Global financial markets have been on a wild ride the past two weeks. Political gridlock in Washington brought the U.S. close to defaulting on its debt; European leaders scrambled to prevent a debt crisis from spreading to Italy and Spain; and news on the U.S. economy showed that growth has slowed. Here’s how markets reacted.
U.S. stock indexes entered a correction, which means a decline of at least 10 percent from a recent peak. Corrections are common during bull markets and don’t necessarily mean that stocks are beginning an extended decline. However, a drop of 20 percent or more usually signals the start of a bear market, or a long period of stock losses.
— The Dow Jones industrial average has fallen 1,280 points, or 10 percent, from July 21, when it closed at 12,724. It’s down 699 points this week, the biggest weekly point drop since October 2008. The weekly drop of 5.8 percent was the worst since March 2009.
— The Standard & Poor’s 500 index, the market measure most widely used by professional investors and mutual funds, is 10.8 percent below where it was on July 22, when its recent decline started. The 7.2 percent decline this week was the worst week since November 2008.
— The Nasdaq composite index, which includes many technology companies, is down 11.4 percent since July 22. It lost 8.1 percent this week, its worst week since November 2008.
— The Russell 2000 index of smaller U.S. companies is down 15 percent since July 22. Its 10.3 percent decline this week was the worst since November 2008.
Overseas stock markets also took a beating this week, especially in Europe. Indexes in Italy and Spain fell more than 10 percent, as did Germany’s DAX and the CAC-40 in France. Asian markets didn’t fare quite as poorly.
— Germany’s DAX fell 12.9 percent this week, its worst loss since October 2008.
— England’s FTSE 100 fell 9.8 percent, its worst loss since November 2008.
— Italy’s FT-SE MIB fell 13.1 percent, its worst loss since March 2009.
— Spain’s IBEX 35 fell 10 percent, its worst loss since May 2010.
— Japan’s Nikkei 225 fell 5.4 percent, its worst loss since March.
— Hong Kong’s Hang Seng fell 6.7 percent, its worst loss since March 2009.
U.S. GOVERNMENT BONDS
Investors rushed to buy Treasurys in search of safer investments. The price of the two-year Treasury note rose so high that its yield, which moves in the opposite direction of its price, fell to a record low. The yield on the 10-year Treasury serves as the benchmark for many kinds of loans. When it falls, rates on mortgage and other consumer loans often follow.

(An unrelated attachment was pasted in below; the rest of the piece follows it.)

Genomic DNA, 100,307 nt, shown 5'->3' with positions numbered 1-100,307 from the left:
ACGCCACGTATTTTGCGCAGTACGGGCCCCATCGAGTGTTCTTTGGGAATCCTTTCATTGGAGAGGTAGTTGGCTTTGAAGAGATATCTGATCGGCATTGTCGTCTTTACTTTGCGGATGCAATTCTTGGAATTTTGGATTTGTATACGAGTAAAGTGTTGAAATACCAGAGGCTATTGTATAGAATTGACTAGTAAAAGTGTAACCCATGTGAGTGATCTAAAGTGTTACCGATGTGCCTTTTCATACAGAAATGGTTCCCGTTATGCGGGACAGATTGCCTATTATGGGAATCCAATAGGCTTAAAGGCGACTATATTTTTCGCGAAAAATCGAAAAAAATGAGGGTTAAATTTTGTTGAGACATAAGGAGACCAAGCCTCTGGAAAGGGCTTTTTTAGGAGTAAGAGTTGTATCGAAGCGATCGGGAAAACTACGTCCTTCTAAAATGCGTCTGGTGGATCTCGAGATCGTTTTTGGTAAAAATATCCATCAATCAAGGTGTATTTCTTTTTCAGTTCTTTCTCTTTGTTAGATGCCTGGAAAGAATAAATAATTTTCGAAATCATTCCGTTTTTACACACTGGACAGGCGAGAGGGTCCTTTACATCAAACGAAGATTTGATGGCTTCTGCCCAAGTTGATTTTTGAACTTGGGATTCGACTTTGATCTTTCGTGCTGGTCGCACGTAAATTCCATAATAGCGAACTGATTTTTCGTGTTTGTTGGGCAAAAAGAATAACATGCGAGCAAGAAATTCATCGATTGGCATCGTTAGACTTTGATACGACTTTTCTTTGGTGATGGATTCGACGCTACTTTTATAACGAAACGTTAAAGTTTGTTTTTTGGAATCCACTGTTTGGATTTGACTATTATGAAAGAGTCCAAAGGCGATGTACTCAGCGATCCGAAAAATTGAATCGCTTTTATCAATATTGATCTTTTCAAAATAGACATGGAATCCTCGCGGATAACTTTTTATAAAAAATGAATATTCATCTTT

— The yield on the two-year Treasury note fell as low as 0.26 percent on Thursday, a record low, before rising to 0.29 percent Friday. It was at 0.36 percent a week earlier.
— The yield on the 10-year Treasury note fell to 2.56 percent from 2.80 percent a week earlier. On Thursday, it fell to 2.39 percent, the lowest level since October.
— The yield on the 30-year Treasury bond fell to 3.85 percent from 4.12 percent a week earlier.
GAINERS AND LOSERS ON WALL STREET
All three major U.S. stock indexes lost more than 5 percent over the week. The steepest losses were from companies whose profits are most dependent on a growing economy. These include oil companies, raw materials producers and banks.
— Bank of America Corp. fell 15.9 percent over the week, the biggest loss among the 30 stocks in the Dow Jones industrial average.
— Alcoa Inc. fell 13.2 percent on worries that a slowing global economy will mean weaker demand for aluminum.
— Kraft Foods Inc. was the only stock among the Dow 30 to rise over the week, gaining 1.4 percent. It will split into two companies, with one focusing on snacks and the other on groceries.
Fears about weakening economies around the world led investors to sell oil and natural gas. They worried about lower energy demand. But the nervousness also drove up the price for gold, which is considered a safer investment.
— Crude oil fell 8.8 percent over the week.
— Natural gas fell 7.7 percent.
— Gold ended the week at $1,651.80 per ounce. Earlier in the week, it rose as high as $1,668. Adjusted for inflation, it’s still below its 1980 peak.